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My heart still skips a beat whenever I recall my first field visit to Rikha Samba Glacier in the Hidden Valley of Mustang, Nepal. I fondly remember preparing for the day’s work as early as 5:30 am in the freezing cold morning, climbing up the glacier at my own pace, collecting data, and monitoring the glacier with a sharp eye for detail, against all the odds the thin mountain air presented. The work was intense and back breaking, but I feel butterflies in my stomach when I think of it now. I am thankful to my three most industrious and determined teammates: Tika Gurung, friend and fellow research associate glaciologist from the International Centre for Integrated Mountain Development (ICIMOD), Chyapten Sherpa, consultant for the expedition, and Laxmi Rai, mountain guide from the trekking agency, all of whom made this trip a successful one.
Rikha Samba Glacier, one of the largest clean ice glaciers in Nepal, ranges from an elevation of 6,515 to 5,416 metres above sea level (masl), and encompasses an area of 5.32 square kilometres. Glaciers are important fresh water resources and an essential climatic variable. Understanding the impact of global climate change on glaciers is central to our research project.
Getting it right
The primary focus of our research is the calculation of glacier mass balance using a glaciological method to determine mass balance, in-situ on the glacier surface, through measurements of accumulation and ablation. This method generally includes measurements at stakes and in snow pits. In Rikha Samba, we have eight such stake locations. The stake networks are maintained across the longitudinal profile and along the central flowline of the glacier, the lowest ablation stake is at 5,436 masl and the highest accumulation stake at around 5,900 masl. The results from these points are extrapolated and integrated to calculate surface mass balance over the entire glacier. Our field-based mass balance calculation provides a good validation for mass balance calculated using other state-of-the-art mass balance models/methods.
ICIMOD’s annual expeditions to the Hidden Valley comprise of thoroughly measuring the old stakes, maintaining stake networks, getting their geographic positions, snow depth probing, digging snowpits where possible, analyzing snow profiles, and density sampling of fresh and old snow on the glacier at single points, normally very close to the stake locations. We mark the positions of snow layer each season by spreading sawdust at the accumulation stakes.
Photo: Chayten assists me as I install a six-metre stake at the Stake 5 Location after drilling a 5 metre hole in the ice with Kovacs. Photo: Tika Gurung
Another important aspect of our field expedition, where we invest a whole lot of energy, is on the maintenance of our Automatic Weather Station (AWS) and Hydrological Station (HS). These stations are repositories of essential near real-time climate and water level data recorded by different sensors. The different climatic parameters downloaded from the AWS located near the glacier at an elevation of 5,310 masl essentially serve as input for the surface energy mass balance model which helps draw conclusions about how the glacier evolves with the climate.
Using these data we collect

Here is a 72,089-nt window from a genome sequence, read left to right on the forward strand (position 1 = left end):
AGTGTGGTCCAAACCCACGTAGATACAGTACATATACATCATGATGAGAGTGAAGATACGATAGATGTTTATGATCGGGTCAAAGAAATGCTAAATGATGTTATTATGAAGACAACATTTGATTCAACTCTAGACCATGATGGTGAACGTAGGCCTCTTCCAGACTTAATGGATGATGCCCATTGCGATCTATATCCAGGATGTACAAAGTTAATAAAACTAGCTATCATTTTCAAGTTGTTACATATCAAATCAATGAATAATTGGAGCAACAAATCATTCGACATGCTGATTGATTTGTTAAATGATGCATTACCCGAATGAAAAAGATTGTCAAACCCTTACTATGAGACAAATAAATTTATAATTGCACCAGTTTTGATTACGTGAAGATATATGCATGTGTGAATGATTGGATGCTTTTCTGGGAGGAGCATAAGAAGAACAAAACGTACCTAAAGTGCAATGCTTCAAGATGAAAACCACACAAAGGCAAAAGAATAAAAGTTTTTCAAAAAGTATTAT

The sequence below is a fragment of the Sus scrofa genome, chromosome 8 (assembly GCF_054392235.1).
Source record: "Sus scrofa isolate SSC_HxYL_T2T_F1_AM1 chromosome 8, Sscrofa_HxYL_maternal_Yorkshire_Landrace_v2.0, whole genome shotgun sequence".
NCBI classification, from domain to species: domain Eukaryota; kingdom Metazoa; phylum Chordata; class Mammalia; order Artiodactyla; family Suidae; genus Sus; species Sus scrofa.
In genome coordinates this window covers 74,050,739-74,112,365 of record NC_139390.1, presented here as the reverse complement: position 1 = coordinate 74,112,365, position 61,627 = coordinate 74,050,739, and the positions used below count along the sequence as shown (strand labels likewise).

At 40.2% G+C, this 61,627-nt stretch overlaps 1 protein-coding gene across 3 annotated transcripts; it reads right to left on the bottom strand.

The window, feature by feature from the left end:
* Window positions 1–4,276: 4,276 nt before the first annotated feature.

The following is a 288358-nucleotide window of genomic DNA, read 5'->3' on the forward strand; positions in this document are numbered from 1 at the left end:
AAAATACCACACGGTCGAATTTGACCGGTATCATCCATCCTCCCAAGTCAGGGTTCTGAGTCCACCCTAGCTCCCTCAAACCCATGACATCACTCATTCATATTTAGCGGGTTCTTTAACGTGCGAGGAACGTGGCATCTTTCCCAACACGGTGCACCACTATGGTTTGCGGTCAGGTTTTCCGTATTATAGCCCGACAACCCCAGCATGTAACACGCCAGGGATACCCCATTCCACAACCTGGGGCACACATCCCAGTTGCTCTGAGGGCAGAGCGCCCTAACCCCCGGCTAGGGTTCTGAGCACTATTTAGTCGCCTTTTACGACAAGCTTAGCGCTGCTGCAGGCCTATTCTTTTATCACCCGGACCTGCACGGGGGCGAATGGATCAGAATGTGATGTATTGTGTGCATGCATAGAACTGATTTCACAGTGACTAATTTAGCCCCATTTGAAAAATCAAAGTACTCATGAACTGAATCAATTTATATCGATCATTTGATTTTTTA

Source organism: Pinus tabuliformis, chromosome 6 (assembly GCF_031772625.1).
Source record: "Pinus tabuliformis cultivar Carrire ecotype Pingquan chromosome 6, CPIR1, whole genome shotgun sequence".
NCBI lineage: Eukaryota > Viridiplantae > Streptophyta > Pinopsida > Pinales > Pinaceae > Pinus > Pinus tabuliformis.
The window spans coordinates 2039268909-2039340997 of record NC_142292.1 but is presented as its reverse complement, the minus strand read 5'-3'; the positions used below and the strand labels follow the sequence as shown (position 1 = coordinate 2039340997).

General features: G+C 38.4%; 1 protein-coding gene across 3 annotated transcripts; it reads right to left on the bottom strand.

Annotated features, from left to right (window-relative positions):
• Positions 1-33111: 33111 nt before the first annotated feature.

Data collected through these kinds of research expeditions are submitted to the global glacier database, World Glacier Monitoring Service (WGMS). This is very important in the Hindu Kush Himalayan (HKH) region as there are only a few glaciers being monitored, and these have not been monitored for long. Records of these data are crucial and give insight into processes of climatic change. We also carry out our own analyses and modelling work to study the accumulation and ablation processes and rate of glacier change. For instance, my colleague Tika is using data from Rikha Samba glacier to reconstruct the mass balance of the glacier since the 1980s using the ‘surface mass balance model’.
While I work around glacio-hydrological modelling, simulating the snow and ice melt contribution on the river runoff in an attempt to understand the impact of climate change on fresh water resources.
Achieving new personal heights
With only four members, it was the smallest research expedition team that I have ever been part of to monitor a glacier. It was also my first time working independently without guidance in the field. As I write this, I am continuously reminded of the fierce gusts of winds, and the desolation and magnetic solitude of the Hidden Valley. This place is harsh and badly weather beaten. However, few cold crystal streams, sparse bushes of cypress, juniper and ash, and vastly wind eroded hills make it a spectacular landscape and a subject of amusement. I was easily baffled by the sight of what seemed to me unsettling, loosely mounded hills burnt in the bitter coldness, but in reality the rigid mountains are shaped by the powerful winds. It was such a treat for me to get to know “my strength” and prove “my abilities” to work in such extreme conditions, demonstrating my competencies and improving my research skills. With each step up the glacier, Tika would tell me I was setting a new record. The highest I had gone before this was 5,500 masl, on the Yala Glacier, where we often go for glaciological field expeditions.
Photo: A stretch of the Hidden Valley as seen from the Rikha Samba Glacier. Photo: Tika Gurung
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